How to Answer Questions in an Interview
GUIDELINES FOR ANSWERING TYPICAL INTERVIEW QUESTIONS
1. Tell me about yourself.
Relate your answer to the job. Be prepared with your 30-second commercial: An integration of your skills, values, interests and goals, and brief summary of your career progression and strengths. Avoid giving personal information, such as marital status, children, country of origin.
2. Why are you leaving your current position?
Focus on your accomplishments and how this position would allow you to build upon your achievements and make a contribution to the company’s mission. Be able to explain how your skills and goals relate to the job, and always avoid negative remarks about your current employer or position.
3. If unemployed: Why did you leave your last position?
Indicate how your experience was good, what you learned and contributed, and how this employer’s product or mission is in line with your goals and values. Be truthful without volunteering negative info about yourself or former/present employer. Example: If left under less than ideal circumstances: “The job did not fully utilize my strengths and I felt it was time for a change.” If you have frequent job changes: Emphasize how your changes have given you breadth of experience.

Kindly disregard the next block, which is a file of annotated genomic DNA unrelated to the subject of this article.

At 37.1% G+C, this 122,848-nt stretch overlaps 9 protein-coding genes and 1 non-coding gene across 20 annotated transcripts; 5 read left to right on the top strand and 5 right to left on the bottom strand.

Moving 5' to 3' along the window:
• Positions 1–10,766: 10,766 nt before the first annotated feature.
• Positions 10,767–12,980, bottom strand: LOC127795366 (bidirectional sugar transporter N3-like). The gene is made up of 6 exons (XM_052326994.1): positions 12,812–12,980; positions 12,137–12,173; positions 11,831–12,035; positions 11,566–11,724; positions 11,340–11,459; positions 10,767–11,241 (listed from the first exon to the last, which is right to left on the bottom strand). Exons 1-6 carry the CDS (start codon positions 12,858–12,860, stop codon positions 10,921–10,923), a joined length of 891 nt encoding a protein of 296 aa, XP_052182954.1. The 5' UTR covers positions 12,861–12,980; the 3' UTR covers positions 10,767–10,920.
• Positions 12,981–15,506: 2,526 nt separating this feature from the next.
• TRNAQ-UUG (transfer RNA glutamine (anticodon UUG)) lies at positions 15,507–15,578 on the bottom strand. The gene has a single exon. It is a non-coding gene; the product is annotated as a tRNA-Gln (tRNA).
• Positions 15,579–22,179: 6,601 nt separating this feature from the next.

4. What are your strengths?
Prepare extensively for this question.
a. Break down the skills required for this position and compare them with your skills.
b. Give examples that demonstrate your skills by describing situations where you have used the same or related skills.
5. What are your significant accomplishments?
Accomplishments can come from personal experience, not just from paid experience (e.g., obstacles overcome, high grades, or achieving a goal such as graduating from college). In developing accomplishment statements, think about:
a. a problem or situation that created a need for your action
b. what you did to resolve the problem
c. the skills utilized and demonstrated in your actions
d. the results of your effort.
6. Why should we hire you?
Employers hire people for 3 reasons: (1) qualifications – they can do the job; (2) interest – they are interested in the work and the mission/product of the employer – they will do the job; (3) fit – they like the person. If the qualifications and interests are equal among all the candidates, the employer will hire the person whom they like the best. In answering this question, address these 3 reasons:
a. As shown on my resume, I have the experience and skills job that show I can do the job.
b. I am very interested this type of work and my values line up with your corporate values. Therefore, I will be motivated to give 110%.
c. I have excellent interpersonal skills for getting along with others and working as part of a team.
7. Why are you interested in working for us?
Be prepared to demonstrate your knowledge about the employer and how your goals and experience fit the position and the employer’s mission. Example: “I believe in and support the work you are doing and would like to be part of it.” Follow this statement with examples from your professional or personal life that show how you have supported the company’s mission or how your goals relate to the mission.
8. Why are you interested in this position?